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    Default Re: Trying to Understand What is Trademarkable

    There is no reason NIKE couldn't register a trademark on "Cool Colleen Trainer". You didn't read pg1067's entire response. After he wrote what you quoted he wrote, "...but that name could be a trademark and could be registered as such."

    Do try to read the complete sentence if you want to understand something.

  8. #8
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    Default Re: Trying to Understand What is Trademarkable

    I thought he meant that it wasn’t trademarkable as it was, but it could be (depending on how it’s used) since (and I’m assuming) the name is suggestive.

    Or, does he mean that the word “trademarkable” is not a valid because I’m using it as a verb?

    Maybe I should ask, is NIKE (in my hypothetical case) using “Cool Colleen Trainer” as a trademark?

  9. #9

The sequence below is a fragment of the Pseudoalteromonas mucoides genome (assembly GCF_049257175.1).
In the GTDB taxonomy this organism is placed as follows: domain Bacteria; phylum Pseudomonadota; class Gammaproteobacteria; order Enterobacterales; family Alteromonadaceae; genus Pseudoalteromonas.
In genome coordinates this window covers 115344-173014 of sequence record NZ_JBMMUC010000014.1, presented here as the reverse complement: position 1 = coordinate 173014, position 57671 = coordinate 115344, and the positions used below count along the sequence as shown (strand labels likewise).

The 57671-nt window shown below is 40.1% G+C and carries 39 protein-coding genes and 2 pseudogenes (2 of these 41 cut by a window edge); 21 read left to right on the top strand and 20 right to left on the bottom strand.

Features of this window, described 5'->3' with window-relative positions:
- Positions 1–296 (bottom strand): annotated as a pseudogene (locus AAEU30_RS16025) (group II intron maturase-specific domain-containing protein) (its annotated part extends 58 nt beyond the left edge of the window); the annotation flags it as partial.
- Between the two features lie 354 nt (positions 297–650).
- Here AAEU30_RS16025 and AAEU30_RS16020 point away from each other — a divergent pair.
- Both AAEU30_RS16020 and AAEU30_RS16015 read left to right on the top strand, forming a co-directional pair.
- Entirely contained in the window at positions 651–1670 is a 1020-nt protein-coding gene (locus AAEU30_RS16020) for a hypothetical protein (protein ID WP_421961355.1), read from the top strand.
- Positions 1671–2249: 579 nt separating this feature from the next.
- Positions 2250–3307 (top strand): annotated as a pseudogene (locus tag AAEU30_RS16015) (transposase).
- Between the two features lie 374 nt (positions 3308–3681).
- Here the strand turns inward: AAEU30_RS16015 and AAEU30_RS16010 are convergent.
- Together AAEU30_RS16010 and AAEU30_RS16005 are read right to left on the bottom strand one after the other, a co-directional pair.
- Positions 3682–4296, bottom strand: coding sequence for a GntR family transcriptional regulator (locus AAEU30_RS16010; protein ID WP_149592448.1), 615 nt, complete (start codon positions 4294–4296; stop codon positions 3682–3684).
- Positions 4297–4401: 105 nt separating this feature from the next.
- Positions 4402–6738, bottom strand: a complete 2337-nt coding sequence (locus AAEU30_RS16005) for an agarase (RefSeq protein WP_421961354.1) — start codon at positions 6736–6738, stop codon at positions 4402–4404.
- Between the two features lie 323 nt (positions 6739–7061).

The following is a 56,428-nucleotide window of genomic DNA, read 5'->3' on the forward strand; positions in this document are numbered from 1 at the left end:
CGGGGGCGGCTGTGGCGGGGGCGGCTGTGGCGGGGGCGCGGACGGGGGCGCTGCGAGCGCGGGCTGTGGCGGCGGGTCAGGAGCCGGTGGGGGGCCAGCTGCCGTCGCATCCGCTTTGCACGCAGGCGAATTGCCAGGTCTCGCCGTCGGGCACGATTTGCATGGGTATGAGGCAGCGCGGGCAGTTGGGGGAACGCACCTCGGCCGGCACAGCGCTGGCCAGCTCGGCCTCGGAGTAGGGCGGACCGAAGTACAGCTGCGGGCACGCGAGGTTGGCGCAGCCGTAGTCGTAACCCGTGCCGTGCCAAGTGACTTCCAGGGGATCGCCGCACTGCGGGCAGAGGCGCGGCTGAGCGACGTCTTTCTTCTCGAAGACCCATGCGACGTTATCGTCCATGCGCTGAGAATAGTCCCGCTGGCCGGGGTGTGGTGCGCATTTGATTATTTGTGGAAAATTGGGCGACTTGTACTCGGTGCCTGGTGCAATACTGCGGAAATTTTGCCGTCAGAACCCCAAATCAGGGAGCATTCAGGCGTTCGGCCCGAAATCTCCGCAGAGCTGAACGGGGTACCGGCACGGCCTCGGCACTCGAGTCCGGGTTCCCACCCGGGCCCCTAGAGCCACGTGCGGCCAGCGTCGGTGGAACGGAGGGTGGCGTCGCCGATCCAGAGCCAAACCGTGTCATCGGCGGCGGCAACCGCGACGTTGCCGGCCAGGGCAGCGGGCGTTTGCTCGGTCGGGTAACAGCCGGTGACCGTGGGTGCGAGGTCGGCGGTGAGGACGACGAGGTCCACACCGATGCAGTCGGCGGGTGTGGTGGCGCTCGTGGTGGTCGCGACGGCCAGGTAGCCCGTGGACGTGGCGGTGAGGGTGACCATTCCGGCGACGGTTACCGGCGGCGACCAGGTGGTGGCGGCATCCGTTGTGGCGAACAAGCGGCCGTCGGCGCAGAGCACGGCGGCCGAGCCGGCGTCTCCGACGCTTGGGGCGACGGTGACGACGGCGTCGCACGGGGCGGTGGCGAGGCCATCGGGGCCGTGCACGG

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    Default Re: Trying to Understand What is Trademarkable

    Trademarkable isn't a word with any legal meaning.

    And yes you should have asked the question you wanted an answer to in the first place. The answer would have been, not that I can find but I'm not an expert on searching trademarks. But here is the link to do it. http://tmsearch.uspto.gov/bin/gate.e...803:i1xgi2.1.1

    It might also be good in the future to tell us why you are asking, because that may change in what way we answer.

  10. #10
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    Default Re: Trying to Understand What is Trademarkable

    I don't know enough to ask the right question. I'm basically feeling my way around to try and formulate the question.

    I'll try and explain why I'm asking without directly relating it to my case, so I will continue to use my similar NIKE situation.
    My attorney has explained to me that "Cool Colleen Trainers" is not a trademark (or it's not being used as a trademark by NIKE).
    I have a registered trademark "Cool Colleen Trainers" and use it for something similar as NIKE, but it's not one shoe; it's a shoe, socks, and an exercise manual. My URL is "coolclolleentrainers.com", and my website has the name prominently at the top. My attorney said that I am using "Cool Colleen Trainers" as a trademark. So I don't have to worry about infringing on NIKE (note that they did use the name first).